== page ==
Controlling the AK-Mr.Wood-L from Java (SE) on a Raspberry Pi

Controlling the AK-Mr.Wood-L from Java (SE) on a Raspberry Pi

Thanks to Laurence Vanhelsuwe, of Software Pearls, for submitting this article.

We’ve seen how to drive one or more AK-Mr.Wood-L modules via an Arduino, but not everyone uses Arduinos; another very popular development platform today is the Raspberry Pi.

This blog post will take a different tack, and uses a Raspberry Pi (Model A) programmed in Java to display integer values on a chain of MrWoods boards, in this case 5 modules for a maximum 5-digit display (maximum value 99999).

Five chained Mr.Wood boards plus Breadboard wiring
Five chained Mr.Wood boards plus Breadboard wiring

Before we dive in, we need to make the following assumptions about the components you have, and the knowledge you’ll need to comfortably follow this article.

You will need a Raspberry Pi (A or B) with Java (J2SE) installed. We used Java version 1.7.0 (update 40), which came pre-installed on the recently bought SD card featuring the official Raspberry NOOBS package. Older Raspberry distributions did not come with Java pre-installed, so you may have to Google for any number of detailed installation procedures. Next, you will need the Pi4J library installed and ready to rock. This needs to be installed manually (the official site has all the instructions), as NOOBS hasn’t yet gotten round to also having this pre-installed. On the hardware front, you will almost definitely want to use some breadboard, and maybe a GPIO breakout board to create a clean bridge between your Raspberry and breadboard. As you can see from the picture, I used Adafruit’s well-known Cobbler product.

Raspberry Pi A connected to breadboard via Cobbler
Raspberry Pi A connected to breadboard via Cobbler

The subjects you will need to understand to get the most of the following, are: controlling your Raspberry via SSH, binary and decimal number system, ASCII encoding and the basics of Java programming.

With the assumptions out of the way, let’s dive in.

Divide and Conquer

The Mr.Wood module consists of two logical parts which we need to tackle individually in Java to obtain some clean, reusable and maintainable code: a 7-segment display, and an 8-bit shift register. Given that Artekit also has a seperate, stand-alone 8-bit shift register breakout board (the AK-SN74LV595), it pays to develop a Java class that deals purely with the shift register, and completely ignore the display for the time being. That way, half of the effort of getting the MrWoods under control may be reused in the future by any other projects requiring the use of (SN74LV595-compatible) shift registers.

The TI SN74LV595 8-bit Serial Shift Register

Before writing any code, it is a worthwhile investment of your time to have a good look at the official Texas Instruments data sheet for the chip; you can find the PDF here.

Note that the shift register chip doesn’t care how you use it: you may shift in a single bit, and latch. Or you may shift in a whole byte, and latch. Or you may do things a nibble at a time, the chip definitely does not assume you’re shifting in bytes at a time, and doesn’t recognize any byte boundaries.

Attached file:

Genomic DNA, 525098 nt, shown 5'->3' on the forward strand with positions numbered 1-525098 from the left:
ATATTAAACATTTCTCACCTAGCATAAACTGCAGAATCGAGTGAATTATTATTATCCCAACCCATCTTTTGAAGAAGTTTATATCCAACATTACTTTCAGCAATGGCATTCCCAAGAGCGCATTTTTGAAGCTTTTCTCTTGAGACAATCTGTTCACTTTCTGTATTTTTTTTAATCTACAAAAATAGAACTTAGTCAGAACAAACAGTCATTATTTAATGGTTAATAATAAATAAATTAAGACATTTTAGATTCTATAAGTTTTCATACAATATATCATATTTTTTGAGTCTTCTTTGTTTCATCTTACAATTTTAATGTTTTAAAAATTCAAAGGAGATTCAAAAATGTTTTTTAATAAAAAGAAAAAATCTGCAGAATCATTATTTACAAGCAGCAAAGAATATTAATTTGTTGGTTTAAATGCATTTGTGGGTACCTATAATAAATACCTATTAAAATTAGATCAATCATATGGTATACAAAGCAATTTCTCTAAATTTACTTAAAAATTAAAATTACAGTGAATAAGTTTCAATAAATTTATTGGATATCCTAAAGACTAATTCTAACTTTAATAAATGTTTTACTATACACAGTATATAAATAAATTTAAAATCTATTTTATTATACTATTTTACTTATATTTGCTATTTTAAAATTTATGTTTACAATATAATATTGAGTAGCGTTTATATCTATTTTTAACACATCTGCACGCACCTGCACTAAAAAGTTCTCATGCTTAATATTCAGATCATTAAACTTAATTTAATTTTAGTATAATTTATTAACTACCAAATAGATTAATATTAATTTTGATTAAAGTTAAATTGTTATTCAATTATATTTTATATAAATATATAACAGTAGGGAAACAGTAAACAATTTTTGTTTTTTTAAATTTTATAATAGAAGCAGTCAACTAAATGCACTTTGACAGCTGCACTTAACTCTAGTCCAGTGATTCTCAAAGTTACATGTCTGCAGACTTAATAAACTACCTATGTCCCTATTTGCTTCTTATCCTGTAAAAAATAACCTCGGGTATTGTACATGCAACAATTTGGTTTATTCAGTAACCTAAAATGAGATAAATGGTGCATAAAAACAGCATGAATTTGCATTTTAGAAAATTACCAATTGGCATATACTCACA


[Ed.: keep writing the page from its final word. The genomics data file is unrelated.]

The 8-bit shift register, which we’ll call the 595 from now on, uses three main digital control signals to coordinate the bit shifting process: SER, SRCLK and RCLK.

What we need to do in Java to talk to the register, is to use three Pi4J GpioPinDigitalOutput and drive them appropriately. The shift register specification explains (on page 4, Timing Diagram) how a single bit is shifted in: you place the bit on the SER line (i.e. you set it high or low, to represent a ‘1’ or ‘0’, respectively), and then you pulse the SRCLK line, effectively telling the chip “grab my bit, and get ready for the next one”. This process is typically repeated 8 times to fill the shift register with one byte, which is then held, or latched, on the 8 parallel output pins, following a latch command.

The MrWood module can be powered by either 3.3V or 5V, so to minimise the chances that the Raspberry buckles at its knees when displaing the 88888 “all-LEDs lit” value, and hence drawing the most current, we’ve chosen to hook up the display cascade to one of the 3.3V pins of the Rpi’s connector.

Here’s a reminder of the Raspberry’s GPIO connector pin assignments (note we’re talking about the A or B connector, not the newer 40-pin connector of the B+):

Raspberry Pi A/B GPIO connector pin assignments
Raspberry Pi A/B GPIO connector pin assignments

The Pi4J documentation labours the point that the API does not follow the names of the official pins, because it, quite sensibly, expects the Raspberry connector(s) to evolve over time. In other words, anyone using Pi4J needs to use connector version-independent pin names.

Our original Arduino-MrWood article explains in detail how to hook up the control signals (SER, RCLK and SRCLK) of the first MrWood to your microcontroller. In our case, we’ve picked (Pi4J pins) GPIO-05, GPIO-06 and GPIO-04, respectively.

The 595 register’s parallel pins are called QA-QH, and not B0-B7, for example. In other words, the pin names do not strongly suggest your hardware design should put the least significant bit in first, or last. This means that the software needs to respect the bit assignments that the hardware designer decided, when physically wiring the QA-QH pins to the rest of a circuit (in our case, the 7-segment display). Concretely, the software needs to be able to shift a byte into the register least significant bit first, or most significant bit first.

The first class we’ll present is rather cryptically called SN74LV595, the shift register’s product name:

package com.softwarepearls.apps.hardware.raspberry.artekit.shiftreg;

import com.pi4j.io.gpio.GpioPinDigitalOutput;

/**
 * Texas Instruments 8-Bit Shift Register.
 * <P>
 * <P>
 * Requires three control lines:
 * <UL>
 * <LI>SER (the shifted-in bit)
 * <LI>SRCLK (the clock signal ordering a bit to shift in)
 * <LI>RCLK (the value latch clock signal ordering the shifted bits to be put on
 * the output)
 * </UL>
 */
public final class SN74LV595 {

	private final GpioPinDigitalOutput ser;
	private final GpioPinDigitalOutput rclk;
	private final GpioPinDigitalOutput srclk;

	/**
	 * Constructor.
	 *
	 * @param ser GPIO pin wired to the SER input